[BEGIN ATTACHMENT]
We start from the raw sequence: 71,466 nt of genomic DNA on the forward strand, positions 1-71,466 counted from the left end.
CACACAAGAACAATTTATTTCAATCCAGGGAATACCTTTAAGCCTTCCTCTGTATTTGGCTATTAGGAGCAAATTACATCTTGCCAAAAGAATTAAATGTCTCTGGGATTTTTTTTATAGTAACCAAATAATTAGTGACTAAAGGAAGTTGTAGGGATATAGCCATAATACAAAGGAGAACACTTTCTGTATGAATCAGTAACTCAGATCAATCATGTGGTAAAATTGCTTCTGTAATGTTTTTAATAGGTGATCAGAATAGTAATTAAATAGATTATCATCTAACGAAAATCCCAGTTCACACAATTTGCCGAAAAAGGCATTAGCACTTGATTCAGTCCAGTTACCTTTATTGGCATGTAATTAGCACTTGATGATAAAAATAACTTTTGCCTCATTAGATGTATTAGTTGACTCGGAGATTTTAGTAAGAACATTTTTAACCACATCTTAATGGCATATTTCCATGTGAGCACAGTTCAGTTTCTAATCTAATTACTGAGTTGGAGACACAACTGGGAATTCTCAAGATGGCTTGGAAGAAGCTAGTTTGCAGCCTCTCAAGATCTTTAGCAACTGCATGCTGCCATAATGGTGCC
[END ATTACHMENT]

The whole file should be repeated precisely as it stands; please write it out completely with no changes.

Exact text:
We start from the raw sequence: 71,466 nt of genomic DNA on the forward strand, positions 1-71,466 counted from the left end.
CACACAAGAACAATTTATTTCAATCCAGGGAATACCTTTAAGCCTTCCTCTGTATTTGGCTATTAGGAGCAAATTACATCTTGCCAAAAGAATTAAATGTCTCTGGGATTTTTTTTATAGTAACCAAATAATTAGTGACTAAAGGAAGTTGTAGGGATATAGCCATAATACAAAGGAGAACACTTTCTGTATGAATCAGTAACTCAGATCAATCATGTGGTAAAATTGCTTCTGTAATGTTTTTAATAGGTGATCAGAATAGTAATTAAATAGATTATCATCTAACGAAAATCCCAGTTCACACAATTTGCCGAAAAAGGCATTAGCACTTGATTCAGTCCAGTTACCTTTATTGGCATGTAATTAGCACTTGATGATAAAAATAACTTTTGCCTCATTAGATGTATTAGTTGACTCGGAGATTTTAGTAAGAACATTTTTAACCACATCTTAATGGCATATTTCCATGTGAGCACAGTTCAGTTTCTAATCTAATTACTGAGTTGGAGACACAACTGGGAATTCTCAAGATGGCTTGGAAGAAGCTAGTTTGCAGCCTCTCAAGATCTTTAGCAACTGCATGCTGCCATAATGGTGCC